What a day! What a party! What a tremendous event!
August 10 is a day to remember. That’s when more than 1,701 people gathered on the green across the street from the Fairbanks Museum for the largest astronomy lesson ever. This extraordinary event started as an idea to do something different proposed by Jen D’Agostino, director of visitor services. The day included free, family-friendly activities starting in the afternoon. Main Street in front the the Museum was closed to traffic, and street lights were dimmed for better stargazing.
“This stargazing party follows the huge interest in the Great American Eclipse that brought over 1,000 people to the Fairbanks Museum last summer,” says Adam Kane, executive director. “We’re eager to encourage more people to appreciate stars, planets, constellations, and the explorations of our universe that are happening now.”
Food trucks served a tasty variety of meals while the crowd gathered. Many visitors had traveled from Burlington, the Upper Valley, and across the Connecticut River in New Hampshire to take part. Thankfully, the weather was ideal: clear skies with a cooling breeze. “This is a once-in-a-lifetime opportunity to celebrate the big things that can be accomplished right here,” said D’Agostino.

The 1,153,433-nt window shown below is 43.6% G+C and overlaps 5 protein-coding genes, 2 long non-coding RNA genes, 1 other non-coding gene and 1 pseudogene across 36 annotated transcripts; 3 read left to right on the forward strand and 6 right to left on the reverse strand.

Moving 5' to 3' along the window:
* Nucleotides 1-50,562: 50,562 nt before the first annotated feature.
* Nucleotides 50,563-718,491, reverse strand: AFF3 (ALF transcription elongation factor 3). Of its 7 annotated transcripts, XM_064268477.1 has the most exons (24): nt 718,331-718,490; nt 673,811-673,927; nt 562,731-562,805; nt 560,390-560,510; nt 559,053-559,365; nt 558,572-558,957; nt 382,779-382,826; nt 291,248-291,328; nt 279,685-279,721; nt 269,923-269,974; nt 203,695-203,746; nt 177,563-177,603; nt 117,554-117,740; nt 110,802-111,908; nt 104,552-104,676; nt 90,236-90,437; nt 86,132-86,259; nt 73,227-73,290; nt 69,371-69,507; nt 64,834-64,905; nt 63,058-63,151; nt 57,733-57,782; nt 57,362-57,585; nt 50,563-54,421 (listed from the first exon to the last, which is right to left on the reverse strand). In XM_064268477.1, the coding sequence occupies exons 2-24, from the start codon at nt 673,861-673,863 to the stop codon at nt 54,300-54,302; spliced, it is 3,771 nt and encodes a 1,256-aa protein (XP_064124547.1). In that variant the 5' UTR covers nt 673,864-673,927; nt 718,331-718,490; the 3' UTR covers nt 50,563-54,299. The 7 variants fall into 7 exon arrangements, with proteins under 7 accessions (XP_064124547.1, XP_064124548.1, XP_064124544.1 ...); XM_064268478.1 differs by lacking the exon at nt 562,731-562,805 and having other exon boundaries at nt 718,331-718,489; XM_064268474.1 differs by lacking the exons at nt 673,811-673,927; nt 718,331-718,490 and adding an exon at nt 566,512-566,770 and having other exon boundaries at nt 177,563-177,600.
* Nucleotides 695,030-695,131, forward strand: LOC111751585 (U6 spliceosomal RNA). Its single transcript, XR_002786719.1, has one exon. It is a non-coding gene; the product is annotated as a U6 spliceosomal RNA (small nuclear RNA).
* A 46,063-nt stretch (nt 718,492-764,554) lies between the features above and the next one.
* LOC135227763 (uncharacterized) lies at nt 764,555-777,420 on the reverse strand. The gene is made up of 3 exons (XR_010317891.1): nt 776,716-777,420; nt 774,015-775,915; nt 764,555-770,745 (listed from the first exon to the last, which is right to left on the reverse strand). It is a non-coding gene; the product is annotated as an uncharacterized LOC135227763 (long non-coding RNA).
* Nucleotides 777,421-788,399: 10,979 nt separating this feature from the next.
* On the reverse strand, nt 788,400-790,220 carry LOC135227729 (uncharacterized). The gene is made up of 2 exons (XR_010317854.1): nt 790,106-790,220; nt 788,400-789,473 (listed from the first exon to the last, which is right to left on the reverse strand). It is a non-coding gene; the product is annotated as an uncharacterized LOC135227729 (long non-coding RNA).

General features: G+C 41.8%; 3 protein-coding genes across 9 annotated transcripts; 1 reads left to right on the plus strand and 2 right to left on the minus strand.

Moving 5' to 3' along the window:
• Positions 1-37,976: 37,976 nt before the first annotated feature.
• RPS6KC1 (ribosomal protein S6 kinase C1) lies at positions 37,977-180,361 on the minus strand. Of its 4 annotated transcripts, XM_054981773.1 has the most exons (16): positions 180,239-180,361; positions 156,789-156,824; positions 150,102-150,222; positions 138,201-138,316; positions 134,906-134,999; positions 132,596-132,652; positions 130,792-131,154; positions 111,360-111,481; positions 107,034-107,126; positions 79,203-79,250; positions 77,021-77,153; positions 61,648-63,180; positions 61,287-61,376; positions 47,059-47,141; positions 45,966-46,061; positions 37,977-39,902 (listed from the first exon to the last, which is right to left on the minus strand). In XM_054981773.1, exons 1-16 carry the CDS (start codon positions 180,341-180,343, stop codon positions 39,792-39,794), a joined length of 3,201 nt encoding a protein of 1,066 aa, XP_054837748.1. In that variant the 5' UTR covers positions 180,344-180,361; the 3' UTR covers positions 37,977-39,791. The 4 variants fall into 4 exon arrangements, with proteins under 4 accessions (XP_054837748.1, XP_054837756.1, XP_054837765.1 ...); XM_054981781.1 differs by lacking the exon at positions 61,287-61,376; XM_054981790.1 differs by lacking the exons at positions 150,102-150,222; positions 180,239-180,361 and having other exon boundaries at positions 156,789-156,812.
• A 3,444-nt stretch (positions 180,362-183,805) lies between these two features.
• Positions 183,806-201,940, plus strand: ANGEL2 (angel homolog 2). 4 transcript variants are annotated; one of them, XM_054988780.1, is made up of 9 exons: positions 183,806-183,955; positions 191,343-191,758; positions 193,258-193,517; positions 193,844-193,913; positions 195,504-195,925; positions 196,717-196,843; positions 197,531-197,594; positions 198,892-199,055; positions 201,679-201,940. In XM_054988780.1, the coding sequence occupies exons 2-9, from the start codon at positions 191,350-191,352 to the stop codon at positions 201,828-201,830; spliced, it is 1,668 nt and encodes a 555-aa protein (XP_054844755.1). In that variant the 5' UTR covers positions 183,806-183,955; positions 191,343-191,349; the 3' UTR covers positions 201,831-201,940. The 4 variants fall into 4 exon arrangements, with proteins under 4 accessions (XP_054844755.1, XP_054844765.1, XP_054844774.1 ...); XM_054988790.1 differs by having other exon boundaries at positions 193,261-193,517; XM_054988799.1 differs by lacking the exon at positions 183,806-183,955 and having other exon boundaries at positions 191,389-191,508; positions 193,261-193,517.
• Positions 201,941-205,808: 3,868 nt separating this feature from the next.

The Saint J Subaru Stargazing Party was a chance to introduce anyone curious about the night sky as well as seasoned stargazers to telescopes and guides that bring distant planets into view. “We’re excited about new discoveries that NASA has made in space, and we want to share that enthusiasm with friends and neighbors,” says Oliver Ames, director of the Lyman Spitzer Planetarium at the Fairbanks Museum. The planetarium was opened in 1961 and delivers daily tours of the cosmos through the summer.
The Town of St. Johnsbury worked with the Museum to close Main Street to traffic and to dim street lightsfor the event. Best of all, the Perseid meteor shower was approaching its peak, so viewers were be rewarded with a spectacular live show.
Educator Bobby Farlice-Rubio presented the astronomy lesson, which included highlights from the colorful history of astronomy – from early mythology to time-capsules and space travel. Farlice-Rubio is known for his popular guided tours of the cosmos in the Museum’s planetarium and can be seen every month on StarStruck, a WCAX segment dedicated to astronomy and space exploration. After the astronomy lesson, Mark Breen, science educator and creator of “Eye on the Night Sky” on Vermont Public Radio (VPR), broadcast a tour of the cosmos, explaining events and phenomena while the stars were in full view.